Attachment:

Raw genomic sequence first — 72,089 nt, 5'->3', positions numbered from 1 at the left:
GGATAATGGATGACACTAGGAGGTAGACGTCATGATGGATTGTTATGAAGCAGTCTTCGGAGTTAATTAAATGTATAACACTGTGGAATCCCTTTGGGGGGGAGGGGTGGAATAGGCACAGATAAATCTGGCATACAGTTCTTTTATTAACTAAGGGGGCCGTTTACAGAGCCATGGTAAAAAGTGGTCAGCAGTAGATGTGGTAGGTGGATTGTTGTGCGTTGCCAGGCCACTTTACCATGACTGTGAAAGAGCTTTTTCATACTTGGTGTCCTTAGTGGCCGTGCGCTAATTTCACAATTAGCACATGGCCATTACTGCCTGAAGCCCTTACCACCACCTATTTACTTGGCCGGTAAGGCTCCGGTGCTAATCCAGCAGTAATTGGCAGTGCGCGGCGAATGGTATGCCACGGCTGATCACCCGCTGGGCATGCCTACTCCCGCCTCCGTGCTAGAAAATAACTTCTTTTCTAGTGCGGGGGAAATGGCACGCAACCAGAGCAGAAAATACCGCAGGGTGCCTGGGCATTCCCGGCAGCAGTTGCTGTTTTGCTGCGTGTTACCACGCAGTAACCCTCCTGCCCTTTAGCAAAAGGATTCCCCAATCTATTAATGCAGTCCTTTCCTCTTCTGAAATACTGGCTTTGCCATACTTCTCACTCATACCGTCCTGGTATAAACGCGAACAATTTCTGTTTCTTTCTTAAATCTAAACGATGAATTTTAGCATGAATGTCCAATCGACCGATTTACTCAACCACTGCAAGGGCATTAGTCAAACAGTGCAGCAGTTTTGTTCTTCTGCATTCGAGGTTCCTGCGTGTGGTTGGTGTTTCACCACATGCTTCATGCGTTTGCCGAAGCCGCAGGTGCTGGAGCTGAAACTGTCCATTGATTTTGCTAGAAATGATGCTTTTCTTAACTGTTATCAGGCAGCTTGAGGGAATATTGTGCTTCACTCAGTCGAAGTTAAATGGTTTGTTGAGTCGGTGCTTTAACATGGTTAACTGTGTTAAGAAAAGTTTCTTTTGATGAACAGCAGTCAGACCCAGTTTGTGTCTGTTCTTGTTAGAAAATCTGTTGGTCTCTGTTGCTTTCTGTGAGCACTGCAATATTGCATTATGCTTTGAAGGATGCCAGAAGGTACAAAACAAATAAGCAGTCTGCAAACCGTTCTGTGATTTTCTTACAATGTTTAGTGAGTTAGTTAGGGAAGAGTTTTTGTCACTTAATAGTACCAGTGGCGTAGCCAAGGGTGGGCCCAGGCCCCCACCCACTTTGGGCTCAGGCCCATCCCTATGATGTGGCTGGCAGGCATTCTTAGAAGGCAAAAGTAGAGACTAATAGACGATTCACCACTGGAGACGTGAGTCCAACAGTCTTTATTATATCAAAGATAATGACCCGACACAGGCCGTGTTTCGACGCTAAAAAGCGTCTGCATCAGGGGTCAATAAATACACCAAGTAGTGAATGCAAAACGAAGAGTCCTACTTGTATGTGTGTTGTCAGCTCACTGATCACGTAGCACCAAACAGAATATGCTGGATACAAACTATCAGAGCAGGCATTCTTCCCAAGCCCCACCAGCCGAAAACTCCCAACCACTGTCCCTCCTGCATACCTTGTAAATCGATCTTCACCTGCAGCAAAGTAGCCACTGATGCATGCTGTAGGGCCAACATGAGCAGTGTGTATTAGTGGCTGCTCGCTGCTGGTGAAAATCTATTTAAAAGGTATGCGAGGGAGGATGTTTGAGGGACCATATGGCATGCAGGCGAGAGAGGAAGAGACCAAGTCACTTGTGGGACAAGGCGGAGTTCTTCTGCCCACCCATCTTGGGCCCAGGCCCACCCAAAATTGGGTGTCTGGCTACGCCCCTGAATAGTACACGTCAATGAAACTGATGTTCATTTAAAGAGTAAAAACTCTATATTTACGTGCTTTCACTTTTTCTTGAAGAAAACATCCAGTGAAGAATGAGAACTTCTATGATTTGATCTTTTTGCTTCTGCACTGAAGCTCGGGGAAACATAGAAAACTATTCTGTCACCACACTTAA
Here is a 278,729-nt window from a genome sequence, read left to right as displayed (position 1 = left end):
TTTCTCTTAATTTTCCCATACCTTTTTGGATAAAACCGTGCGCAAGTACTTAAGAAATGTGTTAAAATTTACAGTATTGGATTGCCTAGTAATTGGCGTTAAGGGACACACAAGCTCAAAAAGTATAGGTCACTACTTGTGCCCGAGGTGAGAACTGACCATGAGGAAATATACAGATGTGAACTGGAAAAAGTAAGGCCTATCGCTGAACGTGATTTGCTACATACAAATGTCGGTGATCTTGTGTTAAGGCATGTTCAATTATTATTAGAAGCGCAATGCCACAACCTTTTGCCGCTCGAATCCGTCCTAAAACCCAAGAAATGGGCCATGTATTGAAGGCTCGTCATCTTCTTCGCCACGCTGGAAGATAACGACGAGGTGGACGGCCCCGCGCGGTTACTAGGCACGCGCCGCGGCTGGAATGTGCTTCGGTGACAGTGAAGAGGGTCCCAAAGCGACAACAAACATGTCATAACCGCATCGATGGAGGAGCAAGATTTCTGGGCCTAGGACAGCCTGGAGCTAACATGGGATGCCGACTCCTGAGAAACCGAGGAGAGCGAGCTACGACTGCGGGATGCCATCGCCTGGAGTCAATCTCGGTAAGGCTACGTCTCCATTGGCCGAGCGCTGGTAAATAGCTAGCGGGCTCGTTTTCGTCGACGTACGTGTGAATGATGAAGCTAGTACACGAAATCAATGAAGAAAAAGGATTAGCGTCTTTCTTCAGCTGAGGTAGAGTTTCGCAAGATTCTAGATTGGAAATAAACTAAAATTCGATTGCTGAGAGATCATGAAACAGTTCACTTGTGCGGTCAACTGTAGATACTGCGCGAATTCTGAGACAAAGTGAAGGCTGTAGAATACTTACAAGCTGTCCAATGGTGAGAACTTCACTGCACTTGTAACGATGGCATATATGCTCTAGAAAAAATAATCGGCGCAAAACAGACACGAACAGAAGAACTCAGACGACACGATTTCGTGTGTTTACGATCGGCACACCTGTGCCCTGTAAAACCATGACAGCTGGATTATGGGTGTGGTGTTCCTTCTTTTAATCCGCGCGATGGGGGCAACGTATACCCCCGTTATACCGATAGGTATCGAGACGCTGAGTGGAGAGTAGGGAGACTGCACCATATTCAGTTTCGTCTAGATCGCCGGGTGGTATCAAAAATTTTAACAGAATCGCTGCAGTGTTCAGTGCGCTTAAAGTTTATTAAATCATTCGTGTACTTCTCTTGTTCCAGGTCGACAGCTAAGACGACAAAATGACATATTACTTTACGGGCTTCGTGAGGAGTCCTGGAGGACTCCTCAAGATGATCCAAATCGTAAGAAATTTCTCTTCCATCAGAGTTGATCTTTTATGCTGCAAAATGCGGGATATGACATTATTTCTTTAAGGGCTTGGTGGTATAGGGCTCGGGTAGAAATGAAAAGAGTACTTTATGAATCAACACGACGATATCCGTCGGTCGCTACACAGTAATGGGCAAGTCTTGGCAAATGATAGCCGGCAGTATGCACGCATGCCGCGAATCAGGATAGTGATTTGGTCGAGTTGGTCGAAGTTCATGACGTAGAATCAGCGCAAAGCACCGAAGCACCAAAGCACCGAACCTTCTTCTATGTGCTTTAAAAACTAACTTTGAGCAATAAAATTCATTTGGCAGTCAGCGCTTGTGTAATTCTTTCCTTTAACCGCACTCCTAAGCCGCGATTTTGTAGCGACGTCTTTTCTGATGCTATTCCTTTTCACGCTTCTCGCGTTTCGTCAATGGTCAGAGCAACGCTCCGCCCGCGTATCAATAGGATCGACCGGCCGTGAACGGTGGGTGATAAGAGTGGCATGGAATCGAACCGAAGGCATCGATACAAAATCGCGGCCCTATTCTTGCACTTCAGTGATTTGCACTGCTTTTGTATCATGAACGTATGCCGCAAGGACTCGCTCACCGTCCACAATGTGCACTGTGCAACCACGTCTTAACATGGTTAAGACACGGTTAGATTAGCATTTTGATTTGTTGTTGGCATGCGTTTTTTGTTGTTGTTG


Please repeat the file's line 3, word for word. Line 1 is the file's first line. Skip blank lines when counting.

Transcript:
Here is a 278,729-nt window from a genome sequence, read left to right as displayed (position 1 = left end):